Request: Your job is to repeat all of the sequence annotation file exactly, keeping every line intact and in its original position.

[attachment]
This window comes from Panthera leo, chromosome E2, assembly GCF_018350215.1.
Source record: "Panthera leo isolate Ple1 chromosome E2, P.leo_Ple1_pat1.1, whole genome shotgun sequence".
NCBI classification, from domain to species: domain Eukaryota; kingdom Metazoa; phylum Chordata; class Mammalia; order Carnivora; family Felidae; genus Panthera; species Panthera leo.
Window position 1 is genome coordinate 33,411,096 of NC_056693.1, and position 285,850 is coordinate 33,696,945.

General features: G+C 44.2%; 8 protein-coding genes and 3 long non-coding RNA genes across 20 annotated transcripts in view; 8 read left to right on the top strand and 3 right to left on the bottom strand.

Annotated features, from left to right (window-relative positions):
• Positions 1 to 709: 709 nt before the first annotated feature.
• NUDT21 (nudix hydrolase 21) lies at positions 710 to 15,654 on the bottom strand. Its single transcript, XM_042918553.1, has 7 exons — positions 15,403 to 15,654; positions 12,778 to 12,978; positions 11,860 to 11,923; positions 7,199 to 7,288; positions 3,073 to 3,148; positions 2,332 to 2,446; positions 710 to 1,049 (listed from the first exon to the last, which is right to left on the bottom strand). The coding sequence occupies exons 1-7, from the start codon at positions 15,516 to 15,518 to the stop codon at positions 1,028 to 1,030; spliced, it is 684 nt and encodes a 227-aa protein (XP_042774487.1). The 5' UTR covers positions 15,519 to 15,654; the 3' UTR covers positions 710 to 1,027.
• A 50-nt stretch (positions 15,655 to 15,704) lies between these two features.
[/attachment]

This window comes from Panthera leo, chromosome E2, assembly GCF_018350215.1.
Source record: "Panthera leo isolate Ple1 chromosome E2, P.leo_Ple1_pat1.1, whole genome shotgun sequence".
NCBI classification, from domain to species: domain Eukaryota; kingdom Metazoa; phylum Chordata; class Mammalia; order Carnivora; family Felidae; genus Panthera; species Panthera leo.
Window position 1 is genome coordinate 33,411,096 of NC_056693.1, and position 285,850 is coordinate 33,696,945.

General features: G+C 44.2%; 8 protein-coding genes and 3 long non-coding RNA genes across 20 annotated transcripts in view; 8 read left to right on the top strand and 3 right to left on the bottom strand.

Annotated features, from left to right (window-relative positions):
• Positions 1 to 709: 709 nt before the first annotated feature.
• NUDT21 (nudix hydrolase 21) lies at positions 710 to 15,654 on the bottom strand. Its single transcript, XM_042918553.1, has 7 exons — positions 15,403 to 15,654; positions 12,778 to 12,978; positions 11,860 to 11,923; positions 7,199 to 7,288; positions 3,073 to 3,148; positions 2,332 to 2,446; positions 710 to 1,049 (listed from the first exon to the last, which is right to left on the bottom strand). The coding sequence occupies exons 1-7, from the start codon at positions 15,516 to 15,518 to the stop codon at positions 1,028 to 1,030; spliced, it is 684 nt and encodes a 227-aa protein (XP_042774487.1). The 5' UTR covers positions 15,519 to 15,654; the 3' UTR covers positions 710 to 1,027.
• A 50-nt stretch (positions 15,655 to 15,704) lies between these two features.